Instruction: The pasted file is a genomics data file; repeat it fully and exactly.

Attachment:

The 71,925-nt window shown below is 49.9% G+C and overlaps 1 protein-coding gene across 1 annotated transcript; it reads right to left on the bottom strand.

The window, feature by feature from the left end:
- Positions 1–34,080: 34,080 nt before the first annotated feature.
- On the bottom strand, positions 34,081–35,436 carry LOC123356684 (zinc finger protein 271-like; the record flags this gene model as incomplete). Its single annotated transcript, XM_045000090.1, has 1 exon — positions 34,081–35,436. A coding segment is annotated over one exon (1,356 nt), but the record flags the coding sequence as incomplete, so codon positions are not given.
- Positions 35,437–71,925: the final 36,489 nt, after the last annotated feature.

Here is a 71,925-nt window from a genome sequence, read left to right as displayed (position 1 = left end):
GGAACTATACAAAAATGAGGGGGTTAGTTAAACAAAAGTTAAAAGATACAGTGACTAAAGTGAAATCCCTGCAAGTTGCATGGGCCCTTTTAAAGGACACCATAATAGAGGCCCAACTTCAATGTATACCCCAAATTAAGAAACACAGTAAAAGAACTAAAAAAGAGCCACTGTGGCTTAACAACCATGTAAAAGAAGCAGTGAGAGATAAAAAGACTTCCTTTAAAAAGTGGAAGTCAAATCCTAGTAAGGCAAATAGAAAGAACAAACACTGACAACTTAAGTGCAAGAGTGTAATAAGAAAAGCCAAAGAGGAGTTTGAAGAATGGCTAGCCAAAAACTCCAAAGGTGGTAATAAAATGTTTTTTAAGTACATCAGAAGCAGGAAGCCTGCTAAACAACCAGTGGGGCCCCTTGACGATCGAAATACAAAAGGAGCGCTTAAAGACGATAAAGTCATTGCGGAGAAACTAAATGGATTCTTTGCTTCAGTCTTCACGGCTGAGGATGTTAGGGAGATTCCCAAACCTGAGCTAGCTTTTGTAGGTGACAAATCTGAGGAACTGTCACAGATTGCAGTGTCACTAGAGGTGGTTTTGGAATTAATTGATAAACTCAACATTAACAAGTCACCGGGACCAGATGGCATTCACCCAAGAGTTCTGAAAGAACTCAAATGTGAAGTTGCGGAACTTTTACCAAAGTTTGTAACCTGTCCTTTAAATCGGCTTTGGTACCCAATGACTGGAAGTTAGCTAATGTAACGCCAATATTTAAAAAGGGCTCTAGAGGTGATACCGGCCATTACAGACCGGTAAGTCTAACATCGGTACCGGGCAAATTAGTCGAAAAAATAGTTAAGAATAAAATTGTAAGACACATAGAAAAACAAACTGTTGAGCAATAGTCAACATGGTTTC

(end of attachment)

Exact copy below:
The 71,925-nt window shown below is 49.9% G+C and overlaps 1 protein-coding gene across 1 annotated transcript; it reads right to left on the bottom strand.

The window, feature by feature from the left end:
- Positions 1–34,080: 34,080 nt before the first annotated feature.
- On the bottom strand, positions 34,081–35,436 carry LOC123356684 (zinc finger protein 271-like; the record flags this gene model as incomplete). Its single annotated transcript, XM_045000090.1, has 1 exon — positions 34,081–35,436. A coding segment is annotated over one exon (1,356 nt), but the record flags the coding sequence as incomplete, so codon positions are not given.
- Positions 35,437–71,925: the final 36,489 nt, after the last annotated feature.

Here is a 71,925-nt window from a genome sequence, read left to right as displayed (position 1 = left end):
GGAACTATACAAAAATGAGGGGGTTAGTTAAACAAAAGTTAAAAGATACAGTGACTAAAGTGAAATCCCTGCAAGTTGCATGGGCCCTTTTAAAGGACACCATAATAGAGGCCCAACTTCAATGTATACCCCAAATTAAGAAACACAGTAAAAGAACTAAAAAAGAGCCACTGTGGCTTAACAACCATGTAAAAGAAGCAGTGAGAGATAAAAAGACTTCCTTTAAAAAGTGGAAGTCAAATCCTAGTAAGGCAAATAGAAAGAACAAACACTGACAACTTAAGTGCAAGAGTGTAATAAGAAAAGCCAAAGAGGAGTTTGAAGAATGGCTAGCCAAAAACTCCAAAGGTGGTAATAAAATGTTTTTTAAGTACATCAGAAGCAGGAAGCCTGCTAAACAACCAGTGGGGCCCCTTGACGATCGAAATACAAAAGGAGCGCTTAAAGACGATAAAGTCATTGCGGAGAAACTAAATGGATTCTTTGCTTCAGTCTTCACGGCTGAGGATGTTAGGGAGATTCCCAAACCTGAGCTAGCTTTTGTAGGTGACAAATCTGAGGAACTGTCACAGATTGCAGTGTCACTAGAGGTGGTTTTGGAATTAATTGATAAACTCAACATTAACAAGTCACCGGGACCAGATGGCATTCACCCAAGAGTTCTGAAAGAACTCAAATGTGAAGTTGCGGAACTTTTACCAAAGTTTGTAACCTGTCCTTTAAATCGGCTTTGGTACCCAATGACTGGAAGTTAGCTAATGTAACGCCAATATTTAAAAAGGGCTCTAGAGGTGATACCGGCCATTACAGACCGGTAAGTCTAACATCGGTACCGGGCAAATTAGTCGAAAAAATAGTTAAGAATAAAATTGTAAGACACATAGAAAAACAAACTGTTGAGCAATAGTCAACATGGTTTC